The first few miles of the trip were my favorite.  The creek was the narrowest, fastest, and most diverse.  Wildlife was also abundant on this section and, in fact, on the whole trip.  Saw lots of geese and their goslings (including domestic white geese that were mingling with the Canadas on the water).  Easily the most number of turtles I’ve ever seen.  The upper section is secluded, so you don’t have to worry about other boaters scaring the turtles off the logs.  Saw a friendly beaver (didn’t get a picture, but got a nice video of him).  Saw a number of herons and ducks, and there was plenty of fish activity.  I would like to think most of it wasn’t carp…but I suspect it was.

After a couple of miles you’ll start to see evidence of human civilization.  You’ll see an odd duck blind or two…then the houses start to pop up.  Unfortunately, after halfway into the trip, you’ll encounter piers with motorboats.  This is an oddity…for a non-dammed creek that is a tributary to another creek to support such motorboat traffic…but Big Slough gets pretty big before it gets to its mouth.  When I went, there weren’t too many boats on the water, but I encountered 3-4 by the take-out.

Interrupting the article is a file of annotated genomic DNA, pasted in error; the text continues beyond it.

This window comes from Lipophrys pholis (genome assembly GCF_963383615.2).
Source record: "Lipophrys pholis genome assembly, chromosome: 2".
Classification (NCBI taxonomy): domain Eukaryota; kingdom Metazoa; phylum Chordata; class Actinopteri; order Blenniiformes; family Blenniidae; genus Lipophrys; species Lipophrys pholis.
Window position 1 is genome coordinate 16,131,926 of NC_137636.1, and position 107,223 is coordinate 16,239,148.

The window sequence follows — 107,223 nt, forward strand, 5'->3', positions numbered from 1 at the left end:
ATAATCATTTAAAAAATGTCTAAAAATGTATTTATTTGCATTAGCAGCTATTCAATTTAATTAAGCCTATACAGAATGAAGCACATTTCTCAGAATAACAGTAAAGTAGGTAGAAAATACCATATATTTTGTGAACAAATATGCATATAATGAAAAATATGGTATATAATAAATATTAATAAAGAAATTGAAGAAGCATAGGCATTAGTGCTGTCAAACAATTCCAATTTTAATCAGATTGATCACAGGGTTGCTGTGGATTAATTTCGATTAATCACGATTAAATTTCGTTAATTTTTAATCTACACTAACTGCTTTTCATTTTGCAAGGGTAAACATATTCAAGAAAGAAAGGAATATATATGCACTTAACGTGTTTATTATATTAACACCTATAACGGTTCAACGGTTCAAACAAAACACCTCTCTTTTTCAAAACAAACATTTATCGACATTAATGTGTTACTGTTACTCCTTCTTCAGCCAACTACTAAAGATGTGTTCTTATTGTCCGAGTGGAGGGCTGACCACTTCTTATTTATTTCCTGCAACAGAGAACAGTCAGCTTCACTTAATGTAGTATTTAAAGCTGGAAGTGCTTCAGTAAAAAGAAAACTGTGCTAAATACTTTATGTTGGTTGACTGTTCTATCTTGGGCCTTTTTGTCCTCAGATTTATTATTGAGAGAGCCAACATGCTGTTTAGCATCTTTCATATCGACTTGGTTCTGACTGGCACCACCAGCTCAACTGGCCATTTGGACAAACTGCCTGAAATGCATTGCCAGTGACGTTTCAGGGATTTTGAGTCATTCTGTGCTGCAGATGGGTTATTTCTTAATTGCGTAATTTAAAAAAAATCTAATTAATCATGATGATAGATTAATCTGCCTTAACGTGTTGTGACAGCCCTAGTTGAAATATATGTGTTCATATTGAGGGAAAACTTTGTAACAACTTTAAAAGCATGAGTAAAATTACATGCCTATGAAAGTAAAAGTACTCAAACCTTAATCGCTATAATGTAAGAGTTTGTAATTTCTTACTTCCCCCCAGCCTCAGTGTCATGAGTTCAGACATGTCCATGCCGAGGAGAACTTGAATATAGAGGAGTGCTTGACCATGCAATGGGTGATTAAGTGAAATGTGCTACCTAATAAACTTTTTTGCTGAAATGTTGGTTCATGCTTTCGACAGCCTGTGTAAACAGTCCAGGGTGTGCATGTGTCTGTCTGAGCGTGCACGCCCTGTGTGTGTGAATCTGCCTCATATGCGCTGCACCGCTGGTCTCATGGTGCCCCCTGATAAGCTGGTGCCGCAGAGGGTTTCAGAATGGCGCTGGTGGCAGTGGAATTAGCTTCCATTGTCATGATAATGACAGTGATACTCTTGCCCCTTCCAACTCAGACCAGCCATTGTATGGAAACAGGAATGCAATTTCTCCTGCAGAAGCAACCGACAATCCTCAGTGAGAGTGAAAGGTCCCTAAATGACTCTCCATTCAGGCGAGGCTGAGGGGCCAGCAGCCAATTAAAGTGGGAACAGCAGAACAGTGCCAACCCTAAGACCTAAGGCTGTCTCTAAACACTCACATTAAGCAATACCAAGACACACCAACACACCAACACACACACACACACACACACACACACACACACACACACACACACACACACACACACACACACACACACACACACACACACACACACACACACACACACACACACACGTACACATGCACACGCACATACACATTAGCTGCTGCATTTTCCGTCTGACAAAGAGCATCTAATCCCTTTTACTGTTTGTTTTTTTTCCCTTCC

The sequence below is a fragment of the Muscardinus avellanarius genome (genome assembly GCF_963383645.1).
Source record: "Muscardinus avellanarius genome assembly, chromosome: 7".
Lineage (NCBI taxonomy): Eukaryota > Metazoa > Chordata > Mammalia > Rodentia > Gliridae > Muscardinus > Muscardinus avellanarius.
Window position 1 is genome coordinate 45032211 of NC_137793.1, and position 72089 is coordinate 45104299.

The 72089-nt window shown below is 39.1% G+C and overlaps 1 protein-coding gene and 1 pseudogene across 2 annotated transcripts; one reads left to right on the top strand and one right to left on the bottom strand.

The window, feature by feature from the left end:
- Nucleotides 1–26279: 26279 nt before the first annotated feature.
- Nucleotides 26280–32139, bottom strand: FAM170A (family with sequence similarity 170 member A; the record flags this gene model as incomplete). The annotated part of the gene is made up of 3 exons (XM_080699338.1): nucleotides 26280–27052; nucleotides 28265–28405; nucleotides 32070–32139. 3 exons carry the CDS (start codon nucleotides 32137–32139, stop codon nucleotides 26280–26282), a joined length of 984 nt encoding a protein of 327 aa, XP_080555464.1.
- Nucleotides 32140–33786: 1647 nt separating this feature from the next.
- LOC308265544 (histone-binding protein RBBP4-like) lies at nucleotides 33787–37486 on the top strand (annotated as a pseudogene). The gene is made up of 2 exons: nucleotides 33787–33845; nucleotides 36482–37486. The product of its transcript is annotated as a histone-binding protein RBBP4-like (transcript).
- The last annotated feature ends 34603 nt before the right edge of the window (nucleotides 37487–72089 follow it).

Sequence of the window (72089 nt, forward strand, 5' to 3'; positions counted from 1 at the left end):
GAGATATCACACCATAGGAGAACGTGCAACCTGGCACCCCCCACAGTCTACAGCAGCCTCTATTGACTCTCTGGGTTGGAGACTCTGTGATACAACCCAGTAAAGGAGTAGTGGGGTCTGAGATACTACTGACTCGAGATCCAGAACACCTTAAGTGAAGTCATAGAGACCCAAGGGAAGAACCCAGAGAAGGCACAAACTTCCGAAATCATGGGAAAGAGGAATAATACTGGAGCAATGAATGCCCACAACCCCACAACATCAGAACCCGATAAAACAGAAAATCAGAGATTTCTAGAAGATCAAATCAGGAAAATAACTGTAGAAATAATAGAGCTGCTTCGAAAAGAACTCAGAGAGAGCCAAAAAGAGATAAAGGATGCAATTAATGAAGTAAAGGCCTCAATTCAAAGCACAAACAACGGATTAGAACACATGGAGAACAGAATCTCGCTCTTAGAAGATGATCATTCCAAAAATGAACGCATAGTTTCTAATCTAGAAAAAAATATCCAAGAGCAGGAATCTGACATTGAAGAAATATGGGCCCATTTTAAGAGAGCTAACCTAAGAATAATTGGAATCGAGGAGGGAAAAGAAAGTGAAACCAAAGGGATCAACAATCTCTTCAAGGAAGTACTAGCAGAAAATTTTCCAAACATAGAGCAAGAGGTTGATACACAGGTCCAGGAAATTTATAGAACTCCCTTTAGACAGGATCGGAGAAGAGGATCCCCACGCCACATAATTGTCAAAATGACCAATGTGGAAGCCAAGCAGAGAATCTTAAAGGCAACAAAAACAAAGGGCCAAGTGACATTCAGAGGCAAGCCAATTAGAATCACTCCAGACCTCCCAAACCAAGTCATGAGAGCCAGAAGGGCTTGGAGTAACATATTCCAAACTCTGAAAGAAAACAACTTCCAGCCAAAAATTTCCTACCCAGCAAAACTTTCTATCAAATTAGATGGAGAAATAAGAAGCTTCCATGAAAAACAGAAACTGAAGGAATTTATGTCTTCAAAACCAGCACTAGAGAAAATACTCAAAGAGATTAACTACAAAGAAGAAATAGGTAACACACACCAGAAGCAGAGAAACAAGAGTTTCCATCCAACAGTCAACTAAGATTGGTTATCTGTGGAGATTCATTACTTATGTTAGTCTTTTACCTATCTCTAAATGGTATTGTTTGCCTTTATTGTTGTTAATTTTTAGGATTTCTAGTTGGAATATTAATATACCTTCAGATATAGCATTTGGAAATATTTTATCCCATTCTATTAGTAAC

Take-out is just 600′ from the mouth of Neenah Creek.  (All of this is shown on the map.)  There is an established boat ramp, “Big Slough Public Boat Access,” which is a great launch, with good parking and no fees that I could see.  No bathrooms either…plan accordingly.  Again, all in all, a very nice trip.  The first section was 3-star for the wildlife and bank quality, whereas the second half was just 2-star, hence the 2.5-star compromise.  The second half was just a bit too big, open, and monotonous…lacked contrast.  There is open water paddling, so always monitor the forecast for wind speed and direction before doing this trip.